Indeterminate Tomato Plants to Vine Over Your Arch Trellis

Of course you need some tomato plants (duh!), but did you know there are actually two different types? There are determinate and indeterminate varieties.

Determinate Varieties

This is your bush or patio tomato plant. This type grows to be about 4 to 6 feet tall, produces all its fruits at once, and then finishes growing. This is obviously not the type we want for a tall trellis.

Indeterminate Varieties

This is your vining tomato plant, the type we want to grow next to an arch trellis so that it'll climb up the side. Vining tomatoes will literally grow and grow and grow and never stop until the temperatures don't work for them anymore—either it's too hot or too cold. You can grow larger types, but I've found the best production and most beautiful fruit with smaller ones like the grape and cherry types. My favorites are Black Cherry, Sungolds, and Juliets.

Instead of sowing seeds directly in your garden, you'll plant a tomato starter plant you grew yourself indoors or bought from a local nursery.

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Steps for Planting Tomatoes on a Trellis

Now that you know what you need, let's start growing those tomatoes!

Here are the overall steps you'll follow:

  • Plant indeterminate tomatoes alongside an arch trellis
  • Prune each young plant to one main stem
  • Support your tomato plants as they grow with compost/organic fertilizer
  • Prune damaged leaves and those leaves not involved in fruit production
  • Tie your vines to the arch trellis
  • Harvest fruits continuously
  • Top off the plant before the end of the growing season
  • Remove plant from garden

The Complete Guide to Growing Tomatoes on an Arch Trellis • Gardenary (14)

Plant Your Tomatoes Alongside the Arch Trellis

Once all chance of frost has passed, it's time to plant your little baby tomato plants in the garden. (Learn more about when to start tomatoes indoors and when to transplant them outdoors in our tomato growing guide.)

I recommend planting two tomato plants on each side of the arch trellis, so four tomato plants total per trellis. Most arches are about 12 to 15 inches across on the sides, and that's a great width for one tomato plant on each corner.

Planting two tomato plants this close together breaks the "plant spacing rules", but the plants will still be super healthy thanks to the depth of the raised structure and the good soil. We're obviously going to be training their growth upwards, so you don't have to worry about giving them too much room to spread out side to side. Even so, if intensive planting makes you nervous, you can always put just one tomato plant in the center of each side of your trellis, so two plants total per trellis.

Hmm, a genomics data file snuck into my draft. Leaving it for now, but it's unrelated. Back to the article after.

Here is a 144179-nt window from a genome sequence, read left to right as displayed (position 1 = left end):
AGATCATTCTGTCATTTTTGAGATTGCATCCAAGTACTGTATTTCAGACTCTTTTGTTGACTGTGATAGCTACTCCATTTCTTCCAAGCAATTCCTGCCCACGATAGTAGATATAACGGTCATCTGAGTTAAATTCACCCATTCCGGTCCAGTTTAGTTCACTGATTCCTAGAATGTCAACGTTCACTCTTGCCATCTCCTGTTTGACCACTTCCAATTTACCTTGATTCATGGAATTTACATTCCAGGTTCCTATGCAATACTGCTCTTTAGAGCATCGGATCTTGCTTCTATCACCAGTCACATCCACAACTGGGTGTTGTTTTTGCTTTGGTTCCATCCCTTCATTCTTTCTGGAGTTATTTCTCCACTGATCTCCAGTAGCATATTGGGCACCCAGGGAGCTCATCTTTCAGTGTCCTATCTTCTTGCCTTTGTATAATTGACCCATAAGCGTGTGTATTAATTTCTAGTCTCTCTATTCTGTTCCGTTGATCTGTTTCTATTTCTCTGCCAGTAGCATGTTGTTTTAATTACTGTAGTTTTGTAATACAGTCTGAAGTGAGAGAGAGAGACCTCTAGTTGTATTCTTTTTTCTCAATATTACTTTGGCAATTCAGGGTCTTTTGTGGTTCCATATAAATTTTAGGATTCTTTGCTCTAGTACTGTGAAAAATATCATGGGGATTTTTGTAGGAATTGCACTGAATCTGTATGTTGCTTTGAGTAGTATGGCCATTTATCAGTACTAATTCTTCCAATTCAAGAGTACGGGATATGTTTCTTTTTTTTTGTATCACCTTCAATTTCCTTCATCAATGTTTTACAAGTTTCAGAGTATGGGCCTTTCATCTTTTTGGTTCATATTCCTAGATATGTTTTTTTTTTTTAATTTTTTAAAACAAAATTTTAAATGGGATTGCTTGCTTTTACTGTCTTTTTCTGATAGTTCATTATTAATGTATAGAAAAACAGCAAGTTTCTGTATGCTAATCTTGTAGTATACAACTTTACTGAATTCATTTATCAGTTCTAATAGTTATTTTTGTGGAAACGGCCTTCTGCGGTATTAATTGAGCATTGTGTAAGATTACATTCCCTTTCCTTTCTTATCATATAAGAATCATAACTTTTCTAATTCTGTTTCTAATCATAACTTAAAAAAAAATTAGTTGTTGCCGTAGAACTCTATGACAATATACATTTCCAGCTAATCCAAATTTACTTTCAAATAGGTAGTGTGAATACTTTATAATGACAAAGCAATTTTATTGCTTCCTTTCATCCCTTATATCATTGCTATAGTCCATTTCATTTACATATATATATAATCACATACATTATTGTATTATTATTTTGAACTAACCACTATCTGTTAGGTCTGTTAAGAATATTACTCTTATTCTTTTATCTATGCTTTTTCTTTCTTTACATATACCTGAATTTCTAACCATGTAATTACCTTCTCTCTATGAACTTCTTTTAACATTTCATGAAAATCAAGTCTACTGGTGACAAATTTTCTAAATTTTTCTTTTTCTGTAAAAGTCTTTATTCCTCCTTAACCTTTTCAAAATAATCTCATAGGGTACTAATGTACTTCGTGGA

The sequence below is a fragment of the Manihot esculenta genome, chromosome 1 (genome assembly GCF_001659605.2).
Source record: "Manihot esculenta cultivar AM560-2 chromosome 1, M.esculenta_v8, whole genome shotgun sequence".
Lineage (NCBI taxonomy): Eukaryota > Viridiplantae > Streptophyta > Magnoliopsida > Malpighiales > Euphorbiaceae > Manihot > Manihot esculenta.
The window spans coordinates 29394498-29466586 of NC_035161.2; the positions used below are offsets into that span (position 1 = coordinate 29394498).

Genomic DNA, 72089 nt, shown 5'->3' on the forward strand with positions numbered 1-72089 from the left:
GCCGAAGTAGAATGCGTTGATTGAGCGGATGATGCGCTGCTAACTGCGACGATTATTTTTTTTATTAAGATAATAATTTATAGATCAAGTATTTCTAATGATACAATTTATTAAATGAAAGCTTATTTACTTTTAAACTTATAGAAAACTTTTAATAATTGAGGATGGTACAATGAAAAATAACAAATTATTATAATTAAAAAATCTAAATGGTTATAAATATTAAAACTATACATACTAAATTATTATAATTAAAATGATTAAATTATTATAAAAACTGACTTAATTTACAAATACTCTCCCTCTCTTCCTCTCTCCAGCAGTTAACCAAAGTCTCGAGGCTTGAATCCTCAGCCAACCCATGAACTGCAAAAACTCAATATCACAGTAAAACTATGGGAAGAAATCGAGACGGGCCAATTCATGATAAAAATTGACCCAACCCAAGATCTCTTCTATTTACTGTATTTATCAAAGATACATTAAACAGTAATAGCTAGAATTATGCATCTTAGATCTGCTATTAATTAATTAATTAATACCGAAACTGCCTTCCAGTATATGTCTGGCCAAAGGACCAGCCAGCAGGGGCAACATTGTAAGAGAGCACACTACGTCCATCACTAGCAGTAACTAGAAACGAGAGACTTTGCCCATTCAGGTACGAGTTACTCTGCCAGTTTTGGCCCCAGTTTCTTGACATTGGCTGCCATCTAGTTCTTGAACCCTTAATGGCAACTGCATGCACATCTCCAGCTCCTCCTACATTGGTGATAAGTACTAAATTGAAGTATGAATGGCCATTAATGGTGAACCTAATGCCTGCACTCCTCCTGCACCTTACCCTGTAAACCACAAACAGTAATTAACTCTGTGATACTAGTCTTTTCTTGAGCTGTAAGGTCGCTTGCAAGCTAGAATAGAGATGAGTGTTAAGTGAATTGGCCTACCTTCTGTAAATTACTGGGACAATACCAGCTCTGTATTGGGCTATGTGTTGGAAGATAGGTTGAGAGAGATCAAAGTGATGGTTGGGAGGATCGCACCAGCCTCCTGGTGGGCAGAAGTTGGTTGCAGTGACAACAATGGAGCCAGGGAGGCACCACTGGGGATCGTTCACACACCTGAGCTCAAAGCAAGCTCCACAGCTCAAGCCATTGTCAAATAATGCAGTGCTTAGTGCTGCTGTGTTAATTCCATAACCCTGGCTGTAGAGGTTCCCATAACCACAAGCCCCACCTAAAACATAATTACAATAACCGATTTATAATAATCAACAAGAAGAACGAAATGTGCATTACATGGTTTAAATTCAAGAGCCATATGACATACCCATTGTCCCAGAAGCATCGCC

I've heard from some of my students who want to plant four tomato plants per trellis side! This is possible if you plant two on the outside of the base and then two more on the inside of the base, spaced about a foot away from the other side. You'll pull the plants toward the arch and attach them with twine. The challenge will arise when the plants start to vine and form fruit because you'll have a ton of vegetation to deal with every single week. Remember, we're growing in containers with great soil, so these plants are going to be growing like crazy over the next few weeks. As long as you're committed to weekly pruning and preventing the plants from becoming one tangled mess, I say go for it!

You can always vary the types of tomatoes you plant, but I like to plant the same type on each side so that they'll grow at roughly the same rate and mirror each other.

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Tips to Plant Tomato Plants

You'll plant your tomatoes a bit differently than you would other plants, which are typically buried up to the neck (where the stem breaks from the roots). Tomatoes should actually be buried deeper. Dig a deep enough hole so that you can cover the first set of leaves with dirt. The leaves and stem of the tomato plant will produce new roots when buried in soil, which strengthens the main stem and forms a sturdy foundation for the plant. It might not seem important now, but think of all the weight your little plant will have to carry later when it's bearing all those juicy orbs of fruit.

Make sure to plant each tomato transplant right next to the trellis.

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Prune the Tomato Plant to One Main Stem

The main goal when your tomato plants are just starting to grow is to prune them to just one main stem. If you notice a second main stem that already has little flower buds, you can leave it, but overall, it's best to focus on one strong main stem to care for. Prune any secondary stems until the plant produces its first set of flowers.

Before each use, wipe down your pruners with rubbing alcohol to avoid spreading disease to your tomato plants.

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Support Your Tomato Plants as They Grow

While your plants are growing, there's a second way for you to support them besides tying their vines to the trellis, and that's with nutrients. Tomato plants are super hungry; they need a ton of nutrients to keep producing. Once a week, water your tomato plants deeply and give them more food.